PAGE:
LONDON/SOFIA Aug 4 British company United
Capital, which agreed last month to buy most of Bulgaria's
biggest private pension fund Doverie, has no stock market
listing, no website and no phone number.
Its registered office is a terraced house in the town of
Grays in Essex, occupied by Tanja Pazarcik, who works for
Insolution Service, an agency that helps people set up
companies. It uses the address for a number of its clients.
Pazarcik says she forwards United's mail to an address in
Austria but otherwise knows little about the firm.
United Capital's accounts filed in late October showed the
company had 14 pounds in cash and is dormant. The transaction
price for Doverie has not been revealed. In a July 15 statement
the seller, Vienna Insurance Group AG, said only it had agreed
to sell its 92.58 percent of Pension Insurance Company Doverie
to United Capital PLC.
Such gaps have raised questions in Bulgaria about United
Capital's intentions for Doverie, which with almost 1.8 billion
levs ($1.2 billion) under management and more than 1.25 million
contributors is an important pension provider in Europe's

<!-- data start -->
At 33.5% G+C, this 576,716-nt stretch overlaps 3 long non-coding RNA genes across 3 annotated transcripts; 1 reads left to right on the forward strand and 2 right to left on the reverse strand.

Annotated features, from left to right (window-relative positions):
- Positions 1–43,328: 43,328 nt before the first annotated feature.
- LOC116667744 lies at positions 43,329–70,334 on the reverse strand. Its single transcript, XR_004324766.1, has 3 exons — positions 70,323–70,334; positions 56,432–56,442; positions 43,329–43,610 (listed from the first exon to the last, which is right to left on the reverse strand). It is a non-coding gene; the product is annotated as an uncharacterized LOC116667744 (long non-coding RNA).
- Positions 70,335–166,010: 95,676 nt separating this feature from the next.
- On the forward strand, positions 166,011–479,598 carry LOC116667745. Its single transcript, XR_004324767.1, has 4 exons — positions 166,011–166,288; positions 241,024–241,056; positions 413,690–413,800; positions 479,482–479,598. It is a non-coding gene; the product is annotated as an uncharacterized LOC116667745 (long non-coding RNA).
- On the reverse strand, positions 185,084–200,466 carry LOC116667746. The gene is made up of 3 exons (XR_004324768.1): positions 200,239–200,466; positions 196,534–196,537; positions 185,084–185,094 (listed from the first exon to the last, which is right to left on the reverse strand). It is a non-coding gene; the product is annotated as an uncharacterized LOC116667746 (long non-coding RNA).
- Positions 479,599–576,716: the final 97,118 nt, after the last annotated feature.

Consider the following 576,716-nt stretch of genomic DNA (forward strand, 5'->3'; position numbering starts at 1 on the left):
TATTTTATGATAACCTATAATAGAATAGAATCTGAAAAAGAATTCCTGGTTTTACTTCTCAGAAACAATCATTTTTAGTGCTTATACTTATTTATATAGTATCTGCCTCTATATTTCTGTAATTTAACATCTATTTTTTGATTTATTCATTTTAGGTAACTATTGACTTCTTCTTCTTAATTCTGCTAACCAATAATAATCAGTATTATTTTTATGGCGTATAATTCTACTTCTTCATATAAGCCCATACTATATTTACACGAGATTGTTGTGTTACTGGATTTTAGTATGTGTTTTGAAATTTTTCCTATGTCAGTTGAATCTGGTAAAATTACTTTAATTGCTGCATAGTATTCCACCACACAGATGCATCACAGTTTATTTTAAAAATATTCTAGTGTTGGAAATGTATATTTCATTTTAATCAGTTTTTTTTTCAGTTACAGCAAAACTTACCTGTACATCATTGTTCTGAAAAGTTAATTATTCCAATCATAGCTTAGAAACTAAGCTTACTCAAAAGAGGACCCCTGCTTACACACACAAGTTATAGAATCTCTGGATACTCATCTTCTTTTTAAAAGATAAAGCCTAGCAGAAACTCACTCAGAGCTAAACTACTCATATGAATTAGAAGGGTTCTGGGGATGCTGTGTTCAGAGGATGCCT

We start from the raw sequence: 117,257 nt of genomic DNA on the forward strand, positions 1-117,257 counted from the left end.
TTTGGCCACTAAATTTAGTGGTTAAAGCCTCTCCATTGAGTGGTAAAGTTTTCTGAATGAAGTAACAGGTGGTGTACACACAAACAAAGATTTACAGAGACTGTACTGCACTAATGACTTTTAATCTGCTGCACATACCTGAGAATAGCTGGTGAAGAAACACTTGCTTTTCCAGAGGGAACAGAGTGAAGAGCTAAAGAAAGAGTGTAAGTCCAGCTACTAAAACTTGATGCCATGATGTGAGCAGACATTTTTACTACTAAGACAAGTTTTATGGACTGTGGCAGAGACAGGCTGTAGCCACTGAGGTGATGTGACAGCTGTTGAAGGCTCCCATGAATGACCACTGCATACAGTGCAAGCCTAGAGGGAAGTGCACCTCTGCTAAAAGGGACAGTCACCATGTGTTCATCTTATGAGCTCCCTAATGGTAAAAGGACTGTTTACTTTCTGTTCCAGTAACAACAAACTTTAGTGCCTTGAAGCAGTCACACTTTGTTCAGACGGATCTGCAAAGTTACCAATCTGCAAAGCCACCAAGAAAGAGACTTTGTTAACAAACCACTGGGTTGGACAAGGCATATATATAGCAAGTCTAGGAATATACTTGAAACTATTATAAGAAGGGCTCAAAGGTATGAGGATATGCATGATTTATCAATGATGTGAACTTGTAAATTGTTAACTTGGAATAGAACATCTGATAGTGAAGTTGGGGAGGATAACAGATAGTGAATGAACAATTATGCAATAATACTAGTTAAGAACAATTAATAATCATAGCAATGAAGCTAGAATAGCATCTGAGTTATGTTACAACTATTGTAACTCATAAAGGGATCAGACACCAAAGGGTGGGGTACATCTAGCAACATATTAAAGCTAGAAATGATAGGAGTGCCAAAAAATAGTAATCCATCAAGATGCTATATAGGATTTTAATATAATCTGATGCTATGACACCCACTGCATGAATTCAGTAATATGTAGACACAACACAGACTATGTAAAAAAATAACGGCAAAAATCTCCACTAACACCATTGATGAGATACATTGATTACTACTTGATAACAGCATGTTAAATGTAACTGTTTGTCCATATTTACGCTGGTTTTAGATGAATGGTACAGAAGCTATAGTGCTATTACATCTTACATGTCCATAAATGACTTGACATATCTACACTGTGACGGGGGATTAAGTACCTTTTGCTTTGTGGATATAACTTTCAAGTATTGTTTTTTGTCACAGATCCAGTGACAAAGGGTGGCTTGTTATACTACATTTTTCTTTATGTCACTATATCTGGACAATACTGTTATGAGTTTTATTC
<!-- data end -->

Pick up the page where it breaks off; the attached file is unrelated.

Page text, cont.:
In Britain, transparency campaigners have latched onto the
controversy to renew their calls for tougher disclosure rules.
A Reuters examination of company documents and interviews in
Britain, Austria, Bulgaria, Russia and Hong Kong has traced the
ownership of United Capital to a series of corporate entities.
Bulgaria's ruling Socialists have appealed to the country's
financial regulator to halt the sale. The watchdog says it will
seek more information about United Capital's owners, finances
and how it proposes to fund the purchase when United Capital
files its documents for approval of the transaction.
A spokesman for Vienna Insurance Group said it carried out
an examination of all the offers it received from several
parties and, after an evaluation, put together a shortlist.
"From there, the final decision was for United Capital," the
spokesman said. He did not respond to requests for further
comment on what Vienna Insurance knew about United Capital.
In an emailed statement on July 26, United Capital said it
was a UK-based financial services "holding entity", which, along
with affiliates, manages more than 2 billion euros and which has
"participation" in insurance companies, real estate funds, banks
and industrial assets in the EU, U.S. and Russia.
"There's nothing the slightest bit unusual about this
purchase or selection process which was vetted (by an
independent entity)," said U.S.-based lawyer Deborah Sturman,